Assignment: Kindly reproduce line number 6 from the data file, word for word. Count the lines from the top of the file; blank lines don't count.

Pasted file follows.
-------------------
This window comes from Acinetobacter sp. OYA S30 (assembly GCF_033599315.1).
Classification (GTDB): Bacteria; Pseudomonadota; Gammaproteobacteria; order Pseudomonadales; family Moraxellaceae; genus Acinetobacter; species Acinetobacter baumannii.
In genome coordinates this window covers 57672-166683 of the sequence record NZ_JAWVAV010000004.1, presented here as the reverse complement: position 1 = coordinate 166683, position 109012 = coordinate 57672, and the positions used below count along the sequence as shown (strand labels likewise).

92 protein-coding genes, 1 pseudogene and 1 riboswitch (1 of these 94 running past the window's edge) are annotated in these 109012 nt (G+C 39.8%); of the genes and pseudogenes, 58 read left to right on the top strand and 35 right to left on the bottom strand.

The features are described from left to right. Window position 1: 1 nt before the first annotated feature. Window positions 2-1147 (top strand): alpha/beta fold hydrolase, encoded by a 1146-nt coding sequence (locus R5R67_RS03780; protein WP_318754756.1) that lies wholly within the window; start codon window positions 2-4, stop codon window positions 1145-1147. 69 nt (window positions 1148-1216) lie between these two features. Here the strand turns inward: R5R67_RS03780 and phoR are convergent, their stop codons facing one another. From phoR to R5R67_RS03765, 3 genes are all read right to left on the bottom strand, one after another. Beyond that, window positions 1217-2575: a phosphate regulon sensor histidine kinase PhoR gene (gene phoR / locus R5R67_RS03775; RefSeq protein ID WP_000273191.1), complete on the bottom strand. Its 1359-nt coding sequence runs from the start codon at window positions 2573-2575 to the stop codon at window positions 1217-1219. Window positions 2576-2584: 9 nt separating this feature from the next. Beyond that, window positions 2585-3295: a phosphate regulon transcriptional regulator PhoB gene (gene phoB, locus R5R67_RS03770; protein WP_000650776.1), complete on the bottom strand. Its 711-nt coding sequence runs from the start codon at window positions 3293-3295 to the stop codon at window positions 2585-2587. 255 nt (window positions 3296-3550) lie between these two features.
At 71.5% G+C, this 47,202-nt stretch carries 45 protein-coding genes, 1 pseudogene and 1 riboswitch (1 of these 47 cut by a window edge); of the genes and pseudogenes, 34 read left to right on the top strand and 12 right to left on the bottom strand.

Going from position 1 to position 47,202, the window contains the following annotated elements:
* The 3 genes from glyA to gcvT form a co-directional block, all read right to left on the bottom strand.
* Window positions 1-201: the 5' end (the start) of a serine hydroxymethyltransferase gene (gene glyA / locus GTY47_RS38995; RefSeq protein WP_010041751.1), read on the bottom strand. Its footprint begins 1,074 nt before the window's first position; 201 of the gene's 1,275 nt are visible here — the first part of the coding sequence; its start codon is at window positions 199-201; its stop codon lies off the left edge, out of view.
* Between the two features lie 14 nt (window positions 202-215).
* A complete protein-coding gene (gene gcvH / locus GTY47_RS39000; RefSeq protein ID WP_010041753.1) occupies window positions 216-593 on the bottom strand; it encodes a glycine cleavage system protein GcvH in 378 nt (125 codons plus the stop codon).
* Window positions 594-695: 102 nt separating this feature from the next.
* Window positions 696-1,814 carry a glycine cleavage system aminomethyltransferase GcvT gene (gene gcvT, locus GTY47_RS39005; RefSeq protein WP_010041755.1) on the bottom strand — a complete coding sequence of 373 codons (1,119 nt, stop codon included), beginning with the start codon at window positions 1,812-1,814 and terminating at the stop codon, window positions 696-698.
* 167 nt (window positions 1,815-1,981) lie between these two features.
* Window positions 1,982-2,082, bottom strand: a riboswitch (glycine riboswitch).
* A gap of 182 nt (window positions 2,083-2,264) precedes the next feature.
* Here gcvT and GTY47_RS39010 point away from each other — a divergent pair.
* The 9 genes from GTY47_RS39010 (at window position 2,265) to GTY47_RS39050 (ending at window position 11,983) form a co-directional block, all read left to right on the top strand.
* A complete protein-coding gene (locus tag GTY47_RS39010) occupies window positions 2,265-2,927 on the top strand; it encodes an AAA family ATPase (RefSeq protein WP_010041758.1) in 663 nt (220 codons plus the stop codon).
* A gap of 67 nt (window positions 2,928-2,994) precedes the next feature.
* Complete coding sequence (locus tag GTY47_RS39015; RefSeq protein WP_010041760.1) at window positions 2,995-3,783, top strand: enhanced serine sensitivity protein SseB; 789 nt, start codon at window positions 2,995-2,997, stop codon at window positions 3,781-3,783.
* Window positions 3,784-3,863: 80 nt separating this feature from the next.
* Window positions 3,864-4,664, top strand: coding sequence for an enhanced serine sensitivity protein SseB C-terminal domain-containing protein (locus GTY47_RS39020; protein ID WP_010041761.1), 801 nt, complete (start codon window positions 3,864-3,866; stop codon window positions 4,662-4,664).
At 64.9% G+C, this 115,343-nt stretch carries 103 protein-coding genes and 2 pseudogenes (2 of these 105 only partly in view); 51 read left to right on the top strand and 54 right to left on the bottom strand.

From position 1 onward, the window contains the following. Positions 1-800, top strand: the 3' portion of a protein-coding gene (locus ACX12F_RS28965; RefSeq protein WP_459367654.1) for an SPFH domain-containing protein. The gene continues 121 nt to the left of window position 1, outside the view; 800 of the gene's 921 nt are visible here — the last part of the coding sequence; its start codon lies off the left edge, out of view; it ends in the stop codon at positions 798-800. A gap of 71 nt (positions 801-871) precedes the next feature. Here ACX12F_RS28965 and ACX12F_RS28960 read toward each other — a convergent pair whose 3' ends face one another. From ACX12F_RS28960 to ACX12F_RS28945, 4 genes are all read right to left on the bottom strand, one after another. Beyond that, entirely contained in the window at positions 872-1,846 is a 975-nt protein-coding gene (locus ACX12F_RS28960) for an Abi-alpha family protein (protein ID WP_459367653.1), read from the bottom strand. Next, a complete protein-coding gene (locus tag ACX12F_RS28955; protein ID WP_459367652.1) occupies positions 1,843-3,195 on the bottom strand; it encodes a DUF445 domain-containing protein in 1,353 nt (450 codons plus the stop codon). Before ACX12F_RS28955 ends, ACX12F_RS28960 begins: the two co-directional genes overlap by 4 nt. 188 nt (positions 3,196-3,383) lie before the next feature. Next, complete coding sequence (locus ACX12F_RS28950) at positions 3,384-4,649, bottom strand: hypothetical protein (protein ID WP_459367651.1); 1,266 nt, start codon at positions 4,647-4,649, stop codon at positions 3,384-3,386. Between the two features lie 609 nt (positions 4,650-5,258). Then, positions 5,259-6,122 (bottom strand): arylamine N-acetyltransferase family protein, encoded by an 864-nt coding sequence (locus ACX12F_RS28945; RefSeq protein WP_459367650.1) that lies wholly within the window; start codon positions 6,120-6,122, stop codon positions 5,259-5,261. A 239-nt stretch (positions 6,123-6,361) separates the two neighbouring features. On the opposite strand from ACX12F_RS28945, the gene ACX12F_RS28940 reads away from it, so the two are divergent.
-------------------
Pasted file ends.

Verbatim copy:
At 71.5% G+C, this 47,202-nt stretch carries 45 protein-coding genes, 1 pseudogene and 1 riboswitch (1 of these 47 cut by a window edge); of the genes and pseudogenes, 34 read left to right on the top strand and 12 right to left on the bottom strand.